radical behaviorism

A label that has been given to B. F. Skinner’s point of view.


ratio reinforcement

A schedule of reinforcement in which the organism is reinforced after a number of appropriate responses.


reciprocal inhibition

In behavior therapy, introducing a competitive response that will interfere with the original maladaptive response.



The process of increasing or decreasing the likelihood of a particular response.



Any event that increases or decreases the likelihood of a particular response.


respondent behavior

In Skinner’s theory, reflexes or automatic responses elicited by a stimulus.



A behavior that results from a stimulus. In Dollard and Miller’s theory, one’s reaction to a cue or stimulus.



Entails permitting the behavior to occur until the individual tires of it.


schedule of reinforcement

A program for increasing or decreasing the likelihood of a particular response.


secondary drive

A drive that is learned or acquired on the basis of a primary drive.


secondary reinforcer

A reinforcer that is originally neutral but that acquires reward value on the basis of association with a primary reinforcer.



In Skinner’s theory, a process by which an organism’s behavior is gradually molded until it approximates the desired behavior.


species-specific behavior

Complex, rather than reflex, automatic behaviors that occur in all members of a species.


spontaneous recovery

Following extinction, the return of a learned behavior.


systematic desensitization

In behavior therapy, conditioning a patient to stop responding to a stimulus in an undesired manner and to substitute a new response.



Psychological intervention that eliminates undesired behavior by removing the individual from the situation in which the undesired behavior is occurring.


token economy

A community based on Skinnerian principles in which individuals are rewarded for appropriate behavior with tokens that can be exchanged for various privileges.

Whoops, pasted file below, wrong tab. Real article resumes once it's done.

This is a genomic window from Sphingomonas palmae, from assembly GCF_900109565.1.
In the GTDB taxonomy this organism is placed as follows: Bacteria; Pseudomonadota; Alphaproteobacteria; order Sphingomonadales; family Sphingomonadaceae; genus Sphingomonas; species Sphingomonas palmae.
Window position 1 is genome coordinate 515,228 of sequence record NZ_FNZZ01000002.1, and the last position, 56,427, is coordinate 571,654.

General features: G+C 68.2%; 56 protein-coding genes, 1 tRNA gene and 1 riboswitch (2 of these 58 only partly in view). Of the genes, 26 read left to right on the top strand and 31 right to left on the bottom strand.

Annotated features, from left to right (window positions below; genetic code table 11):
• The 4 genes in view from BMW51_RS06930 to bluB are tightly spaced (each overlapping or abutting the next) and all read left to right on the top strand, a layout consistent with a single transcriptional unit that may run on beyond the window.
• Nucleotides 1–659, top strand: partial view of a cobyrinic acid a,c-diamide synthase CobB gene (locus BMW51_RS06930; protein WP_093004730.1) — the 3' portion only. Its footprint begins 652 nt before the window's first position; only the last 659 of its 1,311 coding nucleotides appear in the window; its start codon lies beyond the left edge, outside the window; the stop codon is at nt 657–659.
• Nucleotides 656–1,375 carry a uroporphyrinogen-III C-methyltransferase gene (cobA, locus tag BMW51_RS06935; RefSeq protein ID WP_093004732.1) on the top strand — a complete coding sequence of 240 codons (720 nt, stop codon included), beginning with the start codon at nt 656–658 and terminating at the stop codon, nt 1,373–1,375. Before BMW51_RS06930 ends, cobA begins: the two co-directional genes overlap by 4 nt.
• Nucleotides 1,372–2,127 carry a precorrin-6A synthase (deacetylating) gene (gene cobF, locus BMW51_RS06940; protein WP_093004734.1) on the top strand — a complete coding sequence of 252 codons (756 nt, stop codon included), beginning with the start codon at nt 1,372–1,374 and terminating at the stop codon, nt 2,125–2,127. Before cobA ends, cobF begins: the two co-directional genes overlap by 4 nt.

unconditioned response

A reflex or automatic response to a stimulus.


unconditioned stimulus

A stimulus that normally elicits a particular reflex or automatic response.


Walden II

Behaviorally engineered society designed by a benevolent psychologist who employed a program of positive reinforcements.


Describe how behaviour and learning theorists study personality experimentally

Behaviour and leaning theories explore personality experimentally by studying behaviour in laboratory settings. Their precise methods reflect an empirical point of view and the careful manipulation of variables under specified controlled conditions.


Identify the early contributions of Pavlov, Watson, Thorndike, and Hull.

Early behaviourists include Pavlov, who explained the process of classical conditioning; Watson, whose theory recommended an emphasis on overt behaviour; Thorndike, who formulated the law of effect; and Hill, who clarified the concept of drive reduction.


Define and give examples of habits, drives, and reinforcers.

Dollard and Miller described the structure of personality in terms of habits that may be learned and unlearned. They distinguish between primary and secondary drives and reinforcers as the primary motivating forces of personality.


Describe the four main conceptual parts of the learning process

The learning process can be broken down into 4 main conceptual parts: drive, cue, response, and reinforcement.


Discuss findings from the research into the learning process.